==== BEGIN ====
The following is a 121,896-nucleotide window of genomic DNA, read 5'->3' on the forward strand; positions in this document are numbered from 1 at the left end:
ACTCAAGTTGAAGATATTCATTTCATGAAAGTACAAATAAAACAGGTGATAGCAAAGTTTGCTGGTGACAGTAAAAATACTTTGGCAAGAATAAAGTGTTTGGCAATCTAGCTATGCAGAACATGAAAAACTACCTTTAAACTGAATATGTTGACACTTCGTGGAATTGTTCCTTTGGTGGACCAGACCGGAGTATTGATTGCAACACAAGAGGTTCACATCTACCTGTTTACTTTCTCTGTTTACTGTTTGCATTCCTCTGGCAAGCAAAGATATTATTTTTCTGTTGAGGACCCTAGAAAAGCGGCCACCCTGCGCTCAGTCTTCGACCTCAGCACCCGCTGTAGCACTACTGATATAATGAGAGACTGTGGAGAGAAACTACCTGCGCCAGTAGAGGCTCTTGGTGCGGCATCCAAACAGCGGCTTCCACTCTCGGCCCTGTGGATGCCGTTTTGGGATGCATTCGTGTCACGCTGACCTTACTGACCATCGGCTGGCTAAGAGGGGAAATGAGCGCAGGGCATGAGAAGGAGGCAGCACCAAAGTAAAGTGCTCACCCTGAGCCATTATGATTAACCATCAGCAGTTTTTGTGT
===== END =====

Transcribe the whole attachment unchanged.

The following is a 121,896-nucleotide window of genomic DNA, read 5'->3' on the forward strand; positions in this document are numbered from 1 at the left end:
ACTCAAGTTGAAGATATTCATTTCATGAAAGTACAAATAAAACAGGTGATAGCAAAGTTTGCTGGTGACAGTAAAAATACTTTGGCAAGAATAAAGTGTTTGGCAATCTAGCTATGCAGAACATGAAAAACTACCTTTAAACTGAATATGTTGACACTTCGTGGAATTGTTCCTTTGGTGGACCAGACCGGAGTATTGATTGCAACACAAGAGGTTCACATCTACCTGTTTACTTTCTCTGTTTACTGTTTGCATTCCTCTGGCAAGCAAAGATATTATTTTTCTGTTGAGGACCCTAGAAAAGCGGCCACCCTGCGCTCAGTCTTCGACCTCAGCACCCGCTGTAGCACTACTGATATAATGAGAGACTGTGGAGAGAAACTACCTGCGCCAGTAGAGGCTCTTGGTGCGGCATCCAAACAGCGGCTTCCACTCTCGGCCCTGTGGATGCCGTTTTGGGATGCATTCGTGTCACGCTGACCTTACTGACCATCGGCTGGCTAAGAGGGGAAATGAGCGCAGGGCATGAGAAGGAGGCAGCACCAAAGTAAAGTGCTCACCCTGAGCCATTATGATTAACCATCAGCAGTTTTTGTGT